Composer Johann Schop was the first German violinist to gain prominence in the early Baroque era, a period heavily dominated by Italian musicians. Schop was born in Lower Saxony likely around 1590-1595, as we first hear of him in 1614 through a document that records his temporary appointment to an orchestra in Wolfenbüttel. Schop didn't stay long, as in 1615 he moved to Copenhagen to join the orchestra belonging to King Christian IV, and inRead more Copenhagen Schop struck up a friendship with another transplant, English viol player and composer William Brade. Both fled Copenhagen in 1619 just ahead of a breakout of the Black Death, and we do not hear of Schop again until 1621, when he arrives in Hamburg. Although granted some freedom to travel, Schop accepted the posts of court musician and Kapellmeister in Hamburg and continued to work there until his death nearly 50 years later.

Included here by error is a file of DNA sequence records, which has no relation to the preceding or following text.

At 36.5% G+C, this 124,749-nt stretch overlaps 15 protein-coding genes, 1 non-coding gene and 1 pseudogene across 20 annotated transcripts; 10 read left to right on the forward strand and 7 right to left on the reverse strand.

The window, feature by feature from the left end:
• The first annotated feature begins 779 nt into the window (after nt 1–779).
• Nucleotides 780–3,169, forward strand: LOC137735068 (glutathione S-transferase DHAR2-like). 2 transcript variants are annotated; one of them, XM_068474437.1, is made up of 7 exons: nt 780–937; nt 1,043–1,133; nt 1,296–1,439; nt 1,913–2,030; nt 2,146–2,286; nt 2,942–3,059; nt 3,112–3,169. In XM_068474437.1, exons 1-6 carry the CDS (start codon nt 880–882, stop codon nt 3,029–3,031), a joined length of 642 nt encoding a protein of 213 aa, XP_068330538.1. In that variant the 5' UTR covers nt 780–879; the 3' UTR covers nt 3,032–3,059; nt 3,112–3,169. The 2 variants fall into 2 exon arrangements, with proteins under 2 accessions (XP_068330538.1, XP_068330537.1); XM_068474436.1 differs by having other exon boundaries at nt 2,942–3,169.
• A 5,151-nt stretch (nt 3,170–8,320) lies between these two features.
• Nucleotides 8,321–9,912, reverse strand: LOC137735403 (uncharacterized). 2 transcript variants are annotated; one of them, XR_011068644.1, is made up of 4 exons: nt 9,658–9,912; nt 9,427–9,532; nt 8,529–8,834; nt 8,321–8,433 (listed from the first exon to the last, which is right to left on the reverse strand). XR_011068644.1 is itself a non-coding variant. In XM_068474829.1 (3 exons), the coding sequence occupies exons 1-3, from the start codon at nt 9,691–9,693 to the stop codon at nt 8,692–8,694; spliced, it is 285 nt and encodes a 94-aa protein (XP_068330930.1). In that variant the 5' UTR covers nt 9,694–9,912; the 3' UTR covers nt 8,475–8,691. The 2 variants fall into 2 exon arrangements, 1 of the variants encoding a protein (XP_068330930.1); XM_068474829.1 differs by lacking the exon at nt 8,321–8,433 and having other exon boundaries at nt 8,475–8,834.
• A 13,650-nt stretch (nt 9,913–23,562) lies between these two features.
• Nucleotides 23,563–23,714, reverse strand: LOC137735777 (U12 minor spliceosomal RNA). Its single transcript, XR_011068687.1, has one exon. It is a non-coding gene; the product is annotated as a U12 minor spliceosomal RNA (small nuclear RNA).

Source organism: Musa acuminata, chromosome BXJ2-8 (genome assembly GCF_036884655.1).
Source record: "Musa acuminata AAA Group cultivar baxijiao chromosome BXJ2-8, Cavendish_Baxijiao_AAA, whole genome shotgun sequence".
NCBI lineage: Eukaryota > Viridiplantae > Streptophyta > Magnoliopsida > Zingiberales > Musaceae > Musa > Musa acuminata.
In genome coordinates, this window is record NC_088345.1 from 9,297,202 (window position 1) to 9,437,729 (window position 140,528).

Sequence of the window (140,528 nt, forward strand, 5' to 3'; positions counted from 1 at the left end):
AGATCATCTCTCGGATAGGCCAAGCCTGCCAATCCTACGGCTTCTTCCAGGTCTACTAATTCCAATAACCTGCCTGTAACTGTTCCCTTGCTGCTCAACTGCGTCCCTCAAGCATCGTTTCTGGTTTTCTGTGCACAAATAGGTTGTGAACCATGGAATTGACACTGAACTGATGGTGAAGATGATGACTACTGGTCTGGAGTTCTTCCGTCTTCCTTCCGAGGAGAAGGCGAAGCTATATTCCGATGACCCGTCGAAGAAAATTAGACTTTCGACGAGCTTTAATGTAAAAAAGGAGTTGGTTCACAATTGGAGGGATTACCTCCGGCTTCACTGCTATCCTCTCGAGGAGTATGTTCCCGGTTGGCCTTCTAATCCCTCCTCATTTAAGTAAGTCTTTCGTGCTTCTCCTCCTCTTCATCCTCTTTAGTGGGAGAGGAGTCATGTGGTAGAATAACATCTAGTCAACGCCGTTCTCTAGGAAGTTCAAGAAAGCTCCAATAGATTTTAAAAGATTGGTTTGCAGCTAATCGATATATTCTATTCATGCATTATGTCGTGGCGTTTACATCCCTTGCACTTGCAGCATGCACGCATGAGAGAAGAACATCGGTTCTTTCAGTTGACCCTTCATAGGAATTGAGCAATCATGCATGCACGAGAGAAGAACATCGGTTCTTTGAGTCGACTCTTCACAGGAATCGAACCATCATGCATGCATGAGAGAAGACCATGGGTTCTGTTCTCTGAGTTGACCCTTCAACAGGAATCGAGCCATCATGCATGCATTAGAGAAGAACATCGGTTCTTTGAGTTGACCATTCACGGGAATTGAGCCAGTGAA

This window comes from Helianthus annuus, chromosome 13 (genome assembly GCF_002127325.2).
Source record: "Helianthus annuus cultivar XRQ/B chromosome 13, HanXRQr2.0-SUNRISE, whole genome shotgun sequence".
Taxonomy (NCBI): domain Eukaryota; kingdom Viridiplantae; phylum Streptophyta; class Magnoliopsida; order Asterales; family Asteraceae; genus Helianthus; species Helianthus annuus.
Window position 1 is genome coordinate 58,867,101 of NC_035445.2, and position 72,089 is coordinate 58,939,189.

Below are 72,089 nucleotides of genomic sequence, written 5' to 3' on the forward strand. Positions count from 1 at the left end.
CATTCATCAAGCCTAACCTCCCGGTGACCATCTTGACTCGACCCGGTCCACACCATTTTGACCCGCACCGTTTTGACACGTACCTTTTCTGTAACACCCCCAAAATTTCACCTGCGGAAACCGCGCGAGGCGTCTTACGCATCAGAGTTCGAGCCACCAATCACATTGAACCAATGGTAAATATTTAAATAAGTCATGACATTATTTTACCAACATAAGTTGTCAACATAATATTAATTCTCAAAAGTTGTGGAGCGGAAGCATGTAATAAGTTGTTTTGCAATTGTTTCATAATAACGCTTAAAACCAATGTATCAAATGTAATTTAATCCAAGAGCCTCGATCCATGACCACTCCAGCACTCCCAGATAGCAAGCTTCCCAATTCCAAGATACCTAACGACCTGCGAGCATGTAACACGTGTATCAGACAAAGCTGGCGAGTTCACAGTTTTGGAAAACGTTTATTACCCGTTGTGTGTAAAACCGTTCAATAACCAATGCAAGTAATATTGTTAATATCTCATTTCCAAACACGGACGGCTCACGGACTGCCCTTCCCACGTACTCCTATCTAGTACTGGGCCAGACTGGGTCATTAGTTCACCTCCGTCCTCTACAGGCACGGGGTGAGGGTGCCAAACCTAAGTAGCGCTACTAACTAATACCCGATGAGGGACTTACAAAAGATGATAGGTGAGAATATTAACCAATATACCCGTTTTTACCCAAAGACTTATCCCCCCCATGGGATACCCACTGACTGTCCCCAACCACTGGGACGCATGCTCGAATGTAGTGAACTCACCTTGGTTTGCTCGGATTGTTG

Schop became one of the most famous and revered musicians of his day and in 1634 he traveled back to Copenhagen, along with Heinrich Albert and Heinrich Schütz, to attend and contribute music to the marriage ceremony of Crown Prince Christian of Denmark. As long as he reigned, King Christian IV hoped to regain Schop's permanent services in the Danish court, but Schop resisted the temptation and remained in Germany. Schop was a prolific composer whose surviving output is divisible into three distinct categories, that of instrumental dance music, solo songs, and sacred concertos. He published two books of dance pieces in the 1630s that were very popular; still other dances, including a suite, exist in manuscript. Schop's songs, important progenitors of the German secular lied, appear scattered throughout a number of printed collections and in manuscript copies as well. His Variations on "Nasce la pena mia" is the earliest known German violin piece written in variation form, and his contact with Brade was significant, as Schop made extensive use of English dance forms such as the galliard, pavan, and lacrimae. Schop had at least two sons, Johann Schop II and Albert Schop, who likewise became well-known musicians. Read less
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